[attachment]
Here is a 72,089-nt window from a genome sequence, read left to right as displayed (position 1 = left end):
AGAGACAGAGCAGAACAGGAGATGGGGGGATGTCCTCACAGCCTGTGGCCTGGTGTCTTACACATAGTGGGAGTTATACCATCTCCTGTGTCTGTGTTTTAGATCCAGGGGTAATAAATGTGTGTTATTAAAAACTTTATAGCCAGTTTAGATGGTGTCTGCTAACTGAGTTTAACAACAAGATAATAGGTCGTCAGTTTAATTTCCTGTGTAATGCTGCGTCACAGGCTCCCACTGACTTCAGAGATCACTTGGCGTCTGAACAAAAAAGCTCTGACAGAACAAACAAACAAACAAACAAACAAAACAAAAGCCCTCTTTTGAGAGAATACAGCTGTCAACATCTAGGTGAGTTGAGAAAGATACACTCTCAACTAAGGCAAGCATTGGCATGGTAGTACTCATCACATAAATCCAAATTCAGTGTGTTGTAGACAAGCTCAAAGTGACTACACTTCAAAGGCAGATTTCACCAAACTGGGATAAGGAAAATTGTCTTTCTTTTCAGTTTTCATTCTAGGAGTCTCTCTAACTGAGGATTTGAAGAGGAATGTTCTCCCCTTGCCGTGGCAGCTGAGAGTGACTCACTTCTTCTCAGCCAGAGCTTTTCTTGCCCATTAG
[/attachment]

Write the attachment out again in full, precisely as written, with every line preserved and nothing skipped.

Here is a 72,089-nt window from a genome sequence, read left to right as displayed (position 1 = left end):
AGAGACAGAGCAGAACAGGAGATGGGGGGATGTCCTCACAGCCTGTGGCCTGGTGTCTTACACATAGTGGGAGTTATACCATCTCCTGTGTCTGTGTTTTAGATCCAGGGGTAATAAATGTGTGTTATTAAAAACTTTATAGCCAGTTTAGATGGTGTCTGCTAACTGAGTTTAACAACAAGATAATAGGTCGTCAGTTTAATTTCCTGTGTAATGCTGCGTCACAGGCTCCCACTGACTTCAGAGATCACTTGGCGTCTGAACAAAAAAGCTCTGACAGAACAAACAAACAAACAAACAAACAAAACAAAAGCCCTCTTTTGAGAGAATACAGCTGTCAACATCTAGGTGAGTTGAGAAAGATACACTCTCAACTAAGGCAAGCATTGGCATGGTAGTACTCATCACATAAATCCAAATTCAGTGTGTTGTAGACAAGCTCAAAGTGACTACACTTCAAAGGCAGATTTCACCAAACTGGGATAAGGAAAATTGTCTTTCTTTTCAGTTTTCATTCTAGGAGTCTCTCTAACTGAGGATTTGAAGAGGAATGTTCTCCCCTTGCCGTGGCAGCTGAGAGTGACTCACTTCTTCTCAGCCAGAGCTTTTCTTGCCCATTAG